“No, really. I insist on at least buying you a cold drink. You still look a little green around the gills.” 

Alarms started to go off in Alex’s head. Who was this guy and what did he know? If she struggled, it would just bring on more unwanted attention. The instructions were very specific.  Don’t make scenes. Slip in and slip out, nice and quiet. This would have to be played out until she could lose him. “That’s very kind of you. Thanks.”

Holding her firmly by her right elbow, Jamie guided Alex to a bistro with outdoor seating. Since it was the middle of the afternoon, all the tables were empty. Truthfully, she was glad to sit down. Something had gone wrong this time. Her head ached and she wasn’t sure where she had ended up. The only server had gone inside. Jamie followed her into the restaurant. “I’ve got to get out of here,” Alex muttered. She didn’t hear Jamie return. 

“Who are you talking to?” he asked.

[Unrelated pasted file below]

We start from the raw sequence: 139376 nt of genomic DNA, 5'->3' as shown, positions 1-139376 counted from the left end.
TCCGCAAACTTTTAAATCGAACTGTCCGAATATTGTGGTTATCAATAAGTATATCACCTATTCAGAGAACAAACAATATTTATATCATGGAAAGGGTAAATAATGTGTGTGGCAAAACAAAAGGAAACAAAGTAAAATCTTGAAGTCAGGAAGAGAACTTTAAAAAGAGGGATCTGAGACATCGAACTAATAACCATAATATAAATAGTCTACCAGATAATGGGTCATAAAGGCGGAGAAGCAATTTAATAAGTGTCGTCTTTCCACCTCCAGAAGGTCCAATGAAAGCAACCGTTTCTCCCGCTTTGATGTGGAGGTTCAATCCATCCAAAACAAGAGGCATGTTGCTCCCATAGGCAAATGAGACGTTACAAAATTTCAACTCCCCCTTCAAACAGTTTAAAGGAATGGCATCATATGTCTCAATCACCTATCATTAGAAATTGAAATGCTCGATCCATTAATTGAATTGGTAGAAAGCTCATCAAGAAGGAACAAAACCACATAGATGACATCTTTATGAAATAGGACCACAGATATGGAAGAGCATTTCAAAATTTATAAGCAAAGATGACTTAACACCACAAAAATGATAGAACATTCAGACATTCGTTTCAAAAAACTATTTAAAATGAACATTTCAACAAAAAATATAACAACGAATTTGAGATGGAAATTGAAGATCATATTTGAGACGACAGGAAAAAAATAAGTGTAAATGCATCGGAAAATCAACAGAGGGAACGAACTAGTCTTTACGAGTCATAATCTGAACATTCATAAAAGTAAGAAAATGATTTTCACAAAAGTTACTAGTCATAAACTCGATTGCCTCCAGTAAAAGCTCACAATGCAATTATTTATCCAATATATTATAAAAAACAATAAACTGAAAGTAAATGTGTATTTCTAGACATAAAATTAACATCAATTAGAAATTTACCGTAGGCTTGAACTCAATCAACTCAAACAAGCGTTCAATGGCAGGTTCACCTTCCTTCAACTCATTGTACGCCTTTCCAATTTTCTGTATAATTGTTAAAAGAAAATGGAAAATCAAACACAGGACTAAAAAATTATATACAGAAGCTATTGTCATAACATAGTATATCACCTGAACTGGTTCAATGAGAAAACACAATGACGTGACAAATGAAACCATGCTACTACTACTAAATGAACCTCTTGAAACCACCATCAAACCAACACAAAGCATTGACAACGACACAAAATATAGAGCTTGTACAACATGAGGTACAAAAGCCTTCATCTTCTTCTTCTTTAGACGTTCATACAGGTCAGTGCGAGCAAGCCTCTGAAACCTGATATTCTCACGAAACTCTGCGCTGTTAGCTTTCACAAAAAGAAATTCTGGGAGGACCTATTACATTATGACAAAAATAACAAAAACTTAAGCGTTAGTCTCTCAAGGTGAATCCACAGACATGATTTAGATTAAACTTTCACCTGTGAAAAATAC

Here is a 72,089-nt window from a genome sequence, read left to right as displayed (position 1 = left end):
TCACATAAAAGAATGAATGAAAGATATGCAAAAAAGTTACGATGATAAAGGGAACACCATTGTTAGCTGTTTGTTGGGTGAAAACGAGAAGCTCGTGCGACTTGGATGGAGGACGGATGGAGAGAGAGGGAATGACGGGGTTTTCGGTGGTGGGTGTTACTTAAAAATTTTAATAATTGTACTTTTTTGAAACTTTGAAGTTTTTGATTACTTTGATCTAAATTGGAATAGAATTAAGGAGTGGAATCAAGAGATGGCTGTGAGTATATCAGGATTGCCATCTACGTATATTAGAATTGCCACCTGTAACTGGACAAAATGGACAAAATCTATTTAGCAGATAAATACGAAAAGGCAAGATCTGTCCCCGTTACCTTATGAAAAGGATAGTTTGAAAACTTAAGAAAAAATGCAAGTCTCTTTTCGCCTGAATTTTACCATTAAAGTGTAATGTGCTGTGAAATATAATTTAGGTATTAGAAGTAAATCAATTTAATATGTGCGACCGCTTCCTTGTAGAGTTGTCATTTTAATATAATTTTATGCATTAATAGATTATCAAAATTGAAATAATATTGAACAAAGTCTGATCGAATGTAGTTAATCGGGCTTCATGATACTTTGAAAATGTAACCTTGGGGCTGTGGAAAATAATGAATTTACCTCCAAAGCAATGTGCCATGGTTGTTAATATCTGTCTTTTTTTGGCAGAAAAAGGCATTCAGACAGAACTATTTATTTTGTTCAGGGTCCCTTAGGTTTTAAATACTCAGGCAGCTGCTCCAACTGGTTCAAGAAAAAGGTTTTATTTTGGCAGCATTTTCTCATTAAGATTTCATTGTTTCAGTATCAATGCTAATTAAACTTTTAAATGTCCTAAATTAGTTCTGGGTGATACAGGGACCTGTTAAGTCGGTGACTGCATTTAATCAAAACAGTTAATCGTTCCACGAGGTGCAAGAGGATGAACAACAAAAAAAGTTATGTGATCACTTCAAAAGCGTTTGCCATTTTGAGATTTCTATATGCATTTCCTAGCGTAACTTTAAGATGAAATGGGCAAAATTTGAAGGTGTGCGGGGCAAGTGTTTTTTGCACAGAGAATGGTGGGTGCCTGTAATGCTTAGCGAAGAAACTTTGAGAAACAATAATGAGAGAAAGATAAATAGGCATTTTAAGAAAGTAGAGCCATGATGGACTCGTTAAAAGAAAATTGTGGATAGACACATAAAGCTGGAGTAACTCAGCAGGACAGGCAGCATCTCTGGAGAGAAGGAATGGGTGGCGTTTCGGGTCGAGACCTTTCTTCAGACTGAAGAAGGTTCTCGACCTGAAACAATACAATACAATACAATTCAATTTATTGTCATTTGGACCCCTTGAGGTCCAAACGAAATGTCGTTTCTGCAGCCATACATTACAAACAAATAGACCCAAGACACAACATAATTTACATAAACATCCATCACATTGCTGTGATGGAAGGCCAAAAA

“Oh, just myself.” Jamie handed her a cup. Alex took a tentative sip. “It’s delicious. What’s it called?”

Jamie gave her a look. “An Orange Julius. I’m surprised you’ve never had it. It’s very popular around here.”

Alex looked around. “Um, I’m not from here.” She paused. “Where exactly is here?”

“Seriously? You must have hit your head harder than we thought. This is Ft. Lauderdale and that’s the Atlantic Ocean. Maybe we’d better get you to the ER.”

Alex quickly ran through the list she had had to memorize. ER? ER? Oh, Emergency Room. I wish these people didn’t abbreviate everything, Alex thought. “No need. Just a little fuzzy. It’ll pass.”

Jamie took a sip of his drink. “Uh huh. Where are you from?”

Alex paused. “No place you’ve ever heard of.” That wasn’t a lie.